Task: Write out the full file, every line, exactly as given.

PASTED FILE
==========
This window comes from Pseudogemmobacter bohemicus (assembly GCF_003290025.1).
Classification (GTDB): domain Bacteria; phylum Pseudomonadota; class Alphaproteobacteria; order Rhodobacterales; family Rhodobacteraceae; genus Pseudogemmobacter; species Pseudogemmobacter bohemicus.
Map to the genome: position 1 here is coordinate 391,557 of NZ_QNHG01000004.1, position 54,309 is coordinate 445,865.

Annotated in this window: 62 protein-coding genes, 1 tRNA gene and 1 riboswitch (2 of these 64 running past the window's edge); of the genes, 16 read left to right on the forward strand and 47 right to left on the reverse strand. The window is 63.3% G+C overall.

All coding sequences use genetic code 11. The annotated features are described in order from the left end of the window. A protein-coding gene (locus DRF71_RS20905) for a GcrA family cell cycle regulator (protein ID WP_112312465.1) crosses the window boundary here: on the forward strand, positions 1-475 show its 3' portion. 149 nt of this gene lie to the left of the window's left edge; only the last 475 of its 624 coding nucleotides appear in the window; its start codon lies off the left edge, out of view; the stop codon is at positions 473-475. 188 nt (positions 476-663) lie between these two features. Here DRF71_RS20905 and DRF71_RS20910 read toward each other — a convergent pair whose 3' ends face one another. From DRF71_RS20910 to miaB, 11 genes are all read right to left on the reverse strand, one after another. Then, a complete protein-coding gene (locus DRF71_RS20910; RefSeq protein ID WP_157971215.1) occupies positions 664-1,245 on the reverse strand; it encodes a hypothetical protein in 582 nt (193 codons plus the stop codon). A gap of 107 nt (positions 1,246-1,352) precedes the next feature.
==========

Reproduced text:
This window comes from Pseudogemmobacter bohemicus (assembly GCF_003290025.1).
Classification (GTDB): domain Bacteria; phylum Pseudomonadota; class Alphaproteobacteria; order Rhodobacterales; family Rhodobacteraceae; genus Pseudogemmobacter; species Pseudogemmobacter bohemicus.
Map to the genome: position 1 here is coordinate 391,557 of NZ_QNHG01000004.1, position 54,309 is coordinate 445,865.

Annotated in this window: 62 protein-coding genes, 1 tRNA gene and 1 riboswitch (2 of these 64 running past the window's edge); of the genes, 16 read left to right on the forward strand and 47 right to left on the reverse strand. The window is 63.3% G+C overall.

All coding sequences use genetic code 11. The annotated features are described in order from the left end of the window. A protein-coding gene (locus DRF71_RS20905) for a GcrA family cell cycle regulator (protein ID WP_112312465.1) crosses the window boundary here: on the forward strand, positions 1-475 show its 3' portion. 149 nt of this gene lie to the left of the window's left edge; only the last 475 of its 624 coding nucleotides appear in the window; its start codon lies off the left edge, out of view; the stop codon is at positions 473-475. 188 nt (positions 476-663) lie between these two features. Here DRF71_RS20905 and DRF71_RS20910 read toward each other — a convergent pair whose 3' ends face one another. From DRF71_RS20910 to miaB, 11 genes are all read right to left on the reverse strand, one after another. Then, a complete protein-coding gene (locus DRF71_RS20910; RefSeq protein ID WP_157971215.1) occupies positions 664-1,245 on the reverse strand; it encodes a hypothetical protein in 582 nt (193 codons plus the stop codon). A gap of 107 nt (positions 1,246-1,352) precedes the next feature.